# Volumetric Strain In a Thin Spherical Pressure Vessel

Consider a thin spherical pressure vessel with a fluid inside at a gauge pressure of P.

The normal stress developed in the pressure vessel is given by $$\sigma = \frac{Pd}{4t}$$

where t = thickness , d = diameter

I was interested in determining the volumetric strain for the vessel so I took an element in the pressure vessel and tried finding the normal strains along x, y and z.

$$\epsilon_x = \frac{\sigma(1-\mu)}{E}$$ $$\epsilon_y = \frac{\sigma(1-\mu)}{E}$$ $$\epsilon_z = \frac{-2\sigma \mu }{E}$$

The volumetric strain of this element will be

$$\epsilon_v = \epsilon_x + \epsilon_y + \epsilon_z$$

Substituting

$$\epsilon_v = \frac{2\sigma (1-2 \mu )}{E}$$

However when I use this formula for finding the volumetric strain in practice problems, I don't get the correct answer. In the solution they use the formula for volumetric strain as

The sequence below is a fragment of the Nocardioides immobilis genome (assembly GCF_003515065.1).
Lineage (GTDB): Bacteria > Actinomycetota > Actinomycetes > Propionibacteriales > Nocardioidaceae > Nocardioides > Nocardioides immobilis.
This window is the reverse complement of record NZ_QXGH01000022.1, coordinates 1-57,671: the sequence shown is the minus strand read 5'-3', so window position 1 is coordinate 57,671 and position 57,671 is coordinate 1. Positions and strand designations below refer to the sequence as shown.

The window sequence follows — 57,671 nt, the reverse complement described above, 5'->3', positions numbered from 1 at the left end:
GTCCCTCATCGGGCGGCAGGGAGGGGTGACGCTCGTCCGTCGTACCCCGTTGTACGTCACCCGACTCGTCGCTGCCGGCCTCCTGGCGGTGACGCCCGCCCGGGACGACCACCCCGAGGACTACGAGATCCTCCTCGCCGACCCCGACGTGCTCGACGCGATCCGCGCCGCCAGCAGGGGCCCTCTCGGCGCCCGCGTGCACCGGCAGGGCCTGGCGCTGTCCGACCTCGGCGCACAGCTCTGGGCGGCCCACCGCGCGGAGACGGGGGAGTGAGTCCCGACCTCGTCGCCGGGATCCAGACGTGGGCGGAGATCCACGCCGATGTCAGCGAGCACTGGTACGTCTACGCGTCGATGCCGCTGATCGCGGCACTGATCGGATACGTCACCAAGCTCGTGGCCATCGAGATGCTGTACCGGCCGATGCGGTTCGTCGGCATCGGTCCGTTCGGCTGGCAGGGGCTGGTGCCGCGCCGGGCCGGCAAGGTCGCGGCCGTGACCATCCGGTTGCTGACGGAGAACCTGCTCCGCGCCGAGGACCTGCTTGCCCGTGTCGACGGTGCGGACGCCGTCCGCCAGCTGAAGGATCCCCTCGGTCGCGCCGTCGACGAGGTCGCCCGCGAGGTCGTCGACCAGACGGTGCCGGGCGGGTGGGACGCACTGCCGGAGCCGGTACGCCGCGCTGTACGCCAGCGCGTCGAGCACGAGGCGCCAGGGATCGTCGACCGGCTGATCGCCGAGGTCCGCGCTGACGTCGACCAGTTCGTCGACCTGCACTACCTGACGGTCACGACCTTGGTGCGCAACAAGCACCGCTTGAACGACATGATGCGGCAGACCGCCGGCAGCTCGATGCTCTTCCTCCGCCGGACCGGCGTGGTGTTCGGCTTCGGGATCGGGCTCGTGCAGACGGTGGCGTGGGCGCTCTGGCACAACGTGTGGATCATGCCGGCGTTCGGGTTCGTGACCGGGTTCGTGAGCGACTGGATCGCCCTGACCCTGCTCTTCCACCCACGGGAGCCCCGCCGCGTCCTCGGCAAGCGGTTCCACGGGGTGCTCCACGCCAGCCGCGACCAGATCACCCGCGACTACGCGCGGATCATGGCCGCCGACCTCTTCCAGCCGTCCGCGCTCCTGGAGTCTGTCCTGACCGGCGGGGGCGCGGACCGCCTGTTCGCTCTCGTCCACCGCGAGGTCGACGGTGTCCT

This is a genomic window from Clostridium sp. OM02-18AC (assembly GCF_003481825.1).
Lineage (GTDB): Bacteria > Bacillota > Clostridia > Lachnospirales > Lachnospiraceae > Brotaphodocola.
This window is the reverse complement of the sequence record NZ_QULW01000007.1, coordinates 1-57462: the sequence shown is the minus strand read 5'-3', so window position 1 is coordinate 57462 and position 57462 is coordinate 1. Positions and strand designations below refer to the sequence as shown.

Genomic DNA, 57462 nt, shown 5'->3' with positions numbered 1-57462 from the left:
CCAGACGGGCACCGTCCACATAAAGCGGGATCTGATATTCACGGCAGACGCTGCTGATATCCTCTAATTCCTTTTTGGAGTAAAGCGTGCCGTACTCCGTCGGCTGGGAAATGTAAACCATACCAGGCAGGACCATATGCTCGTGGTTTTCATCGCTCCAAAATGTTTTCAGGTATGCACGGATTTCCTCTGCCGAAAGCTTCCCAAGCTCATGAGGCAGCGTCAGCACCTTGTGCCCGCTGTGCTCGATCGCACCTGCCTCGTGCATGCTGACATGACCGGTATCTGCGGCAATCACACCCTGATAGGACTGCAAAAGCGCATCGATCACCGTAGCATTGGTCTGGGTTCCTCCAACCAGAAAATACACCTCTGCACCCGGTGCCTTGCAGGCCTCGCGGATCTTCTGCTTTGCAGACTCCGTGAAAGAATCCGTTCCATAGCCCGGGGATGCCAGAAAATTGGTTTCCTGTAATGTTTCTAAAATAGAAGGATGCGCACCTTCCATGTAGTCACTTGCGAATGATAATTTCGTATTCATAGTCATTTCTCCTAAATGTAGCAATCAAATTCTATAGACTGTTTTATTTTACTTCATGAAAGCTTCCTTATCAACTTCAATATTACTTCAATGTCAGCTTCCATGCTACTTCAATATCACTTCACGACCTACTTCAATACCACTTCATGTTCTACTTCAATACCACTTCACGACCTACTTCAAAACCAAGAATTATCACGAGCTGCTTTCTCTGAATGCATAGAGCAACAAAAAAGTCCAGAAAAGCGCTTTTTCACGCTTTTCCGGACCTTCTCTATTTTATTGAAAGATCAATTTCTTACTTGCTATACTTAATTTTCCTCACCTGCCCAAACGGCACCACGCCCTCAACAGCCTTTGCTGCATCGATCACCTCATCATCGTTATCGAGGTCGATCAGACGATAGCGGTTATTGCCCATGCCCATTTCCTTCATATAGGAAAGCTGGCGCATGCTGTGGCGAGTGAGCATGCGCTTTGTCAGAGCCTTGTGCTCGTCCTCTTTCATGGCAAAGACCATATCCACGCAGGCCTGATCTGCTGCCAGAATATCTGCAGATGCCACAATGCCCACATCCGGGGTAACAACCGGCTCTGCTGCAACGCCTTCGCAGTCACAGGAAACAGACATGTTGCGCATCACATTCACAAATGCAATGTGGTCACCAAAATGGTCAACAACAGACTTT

$$\epsilon_v = \frac{3\sigma (1-\mu)}{E}$$

How $$\epsilon_v = \frac{3\sigma (1-\mu)}{E}$$ is the correct formula for the volumetric strain in a thin spherical pressure vessel?

As you rightly said $$\sigma=\frac{Pd}{4t}$$
Strain would be: $$\epsilon=\frac{\sigma}{E}(1-\mu)=\frac{\delta d}{d}$$
$$V=\frac{\pi d^3}{6} \implies \boxed{\epsilon_v=\frac{\delta V}{V}=3\frac{\delta d}{d}=3\frac{\sigma}{E}(1-\mu)}$$
• Thanks for the derivation Abhiram. Can you help me identifying the flaw in my way of deriving volumetric strain? I mean, if I take an element anywhere in the spherical vessel won't the Volumetric strain for the element be $\epsilon_v = \epsilon_x + \epsilon_y+ \epsilon_z$? Commented Apr 29, 2022 at 11:42